If there is just one message that you can take away from this complicated topic, it is this: Phishing is preventable.
What is Phishing?Phishing is an attempt to steal your personal information. You might get a message pretending to be someone else and asking you to send sensitive information for some reason. A phishing email might also contain attachments that, when opened, install malicious software on your computer.
Spear Phishing is a special attempt to gain unauthorized access to confidential data by targeting a specific organization or person. A spear phishing email appears to be from someone or some company that you know. The spear phisher is familiar with your name, email and knows a little about you usually through social media, using that to win your confidence and cooperation.
When your Kenyon account is compromised, your personal and private information is vulnerable along with any documents or information shared between you and others. A compromised account also extends the risk beyond you and to the community. An account that has been compromised can be used to gain information on others and can be used to send emails with the goal of obtaining the account details of more accounts.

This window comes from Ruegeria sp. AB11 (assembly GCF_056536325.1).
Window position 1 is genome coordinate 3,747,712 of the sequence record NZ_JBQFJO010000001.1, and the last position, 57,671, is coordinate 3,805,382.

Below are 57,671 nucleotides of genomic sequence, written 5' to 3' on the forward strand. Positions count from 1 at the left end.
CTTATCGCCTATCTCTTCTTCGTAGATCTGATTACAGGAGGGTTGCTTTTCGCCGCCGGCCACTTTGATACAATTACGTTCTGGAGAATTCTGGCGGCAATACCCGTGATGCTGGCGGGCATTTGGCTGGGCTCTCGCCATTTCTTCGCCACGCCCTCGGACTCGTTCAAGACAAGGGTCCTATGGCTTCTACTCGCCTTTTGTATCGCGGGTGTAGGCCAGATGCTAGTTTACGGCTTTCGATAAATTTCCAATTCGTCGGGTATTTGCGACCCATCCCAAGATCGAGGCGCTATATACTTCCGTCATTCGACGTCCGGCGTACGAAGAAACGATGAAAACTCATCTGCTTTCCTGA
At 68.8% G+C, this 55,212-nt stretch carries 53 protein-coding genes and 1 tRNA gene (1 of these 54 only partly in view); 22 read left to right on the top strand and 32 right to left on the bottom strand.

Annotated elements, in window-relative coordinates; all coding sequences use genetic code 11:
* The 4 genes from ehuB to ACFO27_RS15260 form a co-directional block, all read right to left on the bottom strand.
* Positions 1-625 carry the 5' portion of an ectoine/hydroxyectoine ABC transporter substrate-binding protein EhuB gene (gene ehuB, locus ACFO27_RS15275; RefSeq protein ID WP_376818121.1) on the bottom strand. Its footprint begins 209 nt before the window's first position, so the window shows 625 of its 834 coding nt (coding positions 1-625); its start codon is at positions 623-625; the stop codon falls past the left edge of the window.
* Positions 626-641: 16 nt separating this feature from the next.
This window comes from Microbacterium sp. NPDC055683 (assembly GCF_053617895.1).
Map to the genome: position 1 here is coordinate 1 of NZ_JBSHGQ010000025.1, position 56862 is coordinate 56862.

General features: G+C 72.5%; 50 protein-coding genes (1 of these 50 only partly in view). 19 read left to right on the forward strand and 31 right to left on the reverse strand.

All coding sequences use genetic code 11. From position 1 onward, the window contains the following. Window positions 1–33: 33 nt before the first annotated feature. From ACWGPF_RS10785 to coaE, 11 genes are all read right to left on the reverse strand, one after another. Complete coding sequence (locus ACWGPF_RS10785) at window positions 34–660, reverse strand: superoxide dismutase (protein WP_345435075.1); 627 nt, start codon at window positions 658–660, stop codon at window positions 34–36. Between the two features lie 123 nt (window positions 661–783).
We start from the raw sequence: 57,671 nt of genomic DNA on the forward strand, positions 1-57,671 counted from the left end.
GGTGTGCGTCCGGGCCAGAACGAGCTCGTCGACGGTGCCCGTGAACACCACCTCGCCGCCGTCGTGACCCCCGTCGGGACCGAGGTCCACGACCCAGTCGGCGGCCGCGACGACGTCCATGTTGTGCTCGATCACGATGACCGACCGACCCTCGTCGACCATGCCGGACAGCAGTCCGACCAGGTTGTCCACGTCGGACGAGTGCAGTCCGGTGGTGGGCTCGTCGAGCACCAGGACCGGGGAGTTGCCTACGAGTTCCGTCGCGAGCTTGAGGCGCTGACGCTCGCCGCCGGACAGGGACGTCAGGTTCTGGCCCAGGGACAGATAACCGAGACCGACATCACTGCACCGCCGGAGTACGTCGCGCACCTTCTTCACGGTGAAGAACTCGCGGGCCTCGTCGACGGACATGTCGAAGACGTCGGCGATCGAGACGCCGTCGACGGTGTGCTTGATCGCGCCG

What are the negative effects of phishing?
Learn how to recognize a phish. Phishing emails usually appear to come from a well-known organization and ask for your personal information. Either directly in the email body, or linking out to another website, a phishing email could be asking for your username, password, credit card number, social security number, and much more.
How can I protect myself?
Remember:Kenyon will NEVER ask you for any login credentials, especially passwords!
Things to look for:
- Requested personal information
- Generic greetings or company spoofing
- Dear Bank User, From Bank - Main Branch
- Dear Facebook User, From Facebook Research Team
- Dear Kenyon Employee, From Kenyon IT Department
- Bad email addresses
- Always mouse over the from address to make sure it is legitimate
- Forged Links
- Always mouse over any link in the email to see if the address matches the link that was typed in the message
- Look to see if the link starts with an https and not http
- Do not click on the link if you are unsure
- Oddly named attachments
- Do not download if you are unsure
- Sense of urgency or threats
- Within 48 hours… or your account will be locked
- Bad Spelling
- Poor formatting
Read about phishing in the news, and see the FTC's page on recognizing and avoiding phishing scams. Further protect yourself by considering Two Factor Authentication (2FA). See this page for additional information. If you have any questions about phishing or 2-step verification, please contact Helpline at 740-427-5700 or firstname.lastname@example.org.
Want to learn more?